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The Minister for Europe (Mr. Douglas Alexander): We are continuing discussions with EU partners on the modernisation of strategic export controls, including the review of the arms embargo on China. There will need to be more consultation in the EU and with other international partners before any decision on the arms embargo is taken. In those discussions, we recall the European Council conclusions in December 2004 that any decision on the arms embargo would not result in an increase of arms exports to China in either quantitative or qualitative terms.
Mr. Hunt: I am grateful to the Minister for his answer. While I appreciate the diplomatic and commercial significance of the decision on the arms embargo, I am sure he will agree that the decision also has tremendous military significance for the people of Taiwan. Does he agree that our policy towards Taiwan must be consistent with our policy towards Afghanistan and Iraq, where we have always recognised the fundamental importance of allowing and promoting people's right to determine their own destiny?
Mr. Alexander: Despite having no diplomatic ties with Taiwan, we enjoy good relations with it in areas such as trade, investment, culture and, indeed, education. However, sometimes a fallacy creeps into the discussion about the review of the arms embargo. I point out that the embargo that is in place at present does not cover areas such as avionics, radar and satellite and communications systems, so although it is important to be respectful of the points of view of all parties, which will be covered by the review, we should be absolutely clear about the effect of the review that is under way.
Mr. Gordon Prentice (Pendle) (Lab): Have any representations been made to Beijing about the reported remarks of General Zhu, who envisaged a nuclear strike against the United States if conflict began over Taiwan?
Mr. Alexander: I am not aware of the comments to which my hon. Friend refers. Of course concern has been expressed about the anti-secession law that was recently passed. Although we in the United Kingdom wish to support China when it states that it wants to resolve the Taiwan issue using peaceful means, as is recorded in the law, we remain concerned about the reference to the possibility of "non-peaceful means".
Sir Nicholas Winterton (Macclesfield)
(Con): I fully support the maintenance of the embargo on EU arms sales to China, but I do so in particular because, as the Government will be aware, China is taking an increasing interest in Africa and is involved in the sale of arms to Zimbabwe. Are the Government concerned about that? Does it weigh heavily with them in respect of their consideration of lifting the arms embargo? Are they in favour of China actually selling arms and weapons to Mr. Robert Mugabe so that he can subdue the poor people of his country?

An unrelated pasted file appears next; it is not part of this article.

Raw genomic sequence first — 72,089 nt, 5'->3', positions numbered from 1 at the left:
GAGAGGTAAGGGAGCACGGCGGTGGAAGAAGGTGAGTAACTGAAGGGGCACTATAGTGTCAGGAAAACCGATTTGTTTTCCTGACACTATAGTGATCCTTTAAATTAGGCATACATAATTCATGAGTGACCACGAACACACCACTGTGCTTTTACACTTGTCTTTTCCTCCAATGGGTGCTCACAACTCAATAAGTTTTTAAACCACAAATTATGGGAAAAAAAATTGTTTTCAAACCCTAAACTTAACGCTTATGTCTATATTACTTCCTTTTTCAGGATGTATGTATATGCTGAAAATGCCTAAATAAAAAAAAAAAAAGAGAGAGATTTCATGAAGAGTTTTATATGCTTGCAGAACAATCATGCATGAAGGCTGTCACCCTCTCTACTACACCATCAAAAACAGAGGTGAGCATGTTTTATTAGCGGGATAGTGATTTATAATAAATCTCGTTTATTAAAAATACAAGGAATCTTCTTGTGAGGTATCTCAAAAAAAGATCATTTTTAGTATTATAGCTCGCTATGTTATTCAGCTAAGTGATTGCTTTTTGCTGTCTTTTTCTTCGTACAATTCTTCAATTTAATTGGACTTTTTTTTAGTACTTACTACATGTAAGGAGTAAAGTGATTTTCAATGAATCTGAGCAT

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Mr. Alexander: The Foreign Secretary has already made clear the extent to which we deplore the actions of Robert Mugabe's Government in Zimbabwe, even during the course of these questions. The general point that the hon. Gentleman raises is important, which is why we have been advancing the argument for an arms trade treaty. It is fair to say that support for such an idea is limited to a fairly small number of countries, but I assure the House that we will try to expand the group greatly to get a consensus for negotiation in the United Nations on such a treaty.
9. Helen Southworth (Warrington, South) (Lab): What discussions he has had with the Secretary of State for Environment, Food and Rural Affairs on the priority given to environment and sustainable development during the UK's Presidency of the EU. 
The Minister for Europe (Mr. Douglas Alexander): Our two Departments worked closely together on the EU presidency White Paper, which sets out the priorities for our presidency. These include climate change, the review of the EU sustainable development strategy and the new EU chemicals strategy.
Helen Southworth: Is my right hon. Friend aware that environmentally conscious chemicals manufacturers in Warrington are worried that the excessive regulation proposed in EU chemicals directives could destroy competitiveness and drive chemical manufacturing out of the UK and into unregulated states, which would have a considerable cost for jobs in the UK and the global environment? Will he take action?
Mr. Alexander: I assure my hon. Friend that we have taken a close interest in the matter, not least because the type of chemical industries that she describes exist not only in Warrington, but in Paisley and Renfrewshire, South, which I have the privilege of representing. Ciba Speciality Chemicals, which is in my constituency, has on several occasions raised with me its concerns about the proposed REACHregistration, evaluation and authorisation of chemicalsdirective, which is why I welcome the steps taken by the Secretary of State for Environment, Food and Rural Affairs. We make it clear that although we are keen to make progress on REACH, we must balance the environmental needs that we all uphold with the need to secure the competitiveness of EU countries.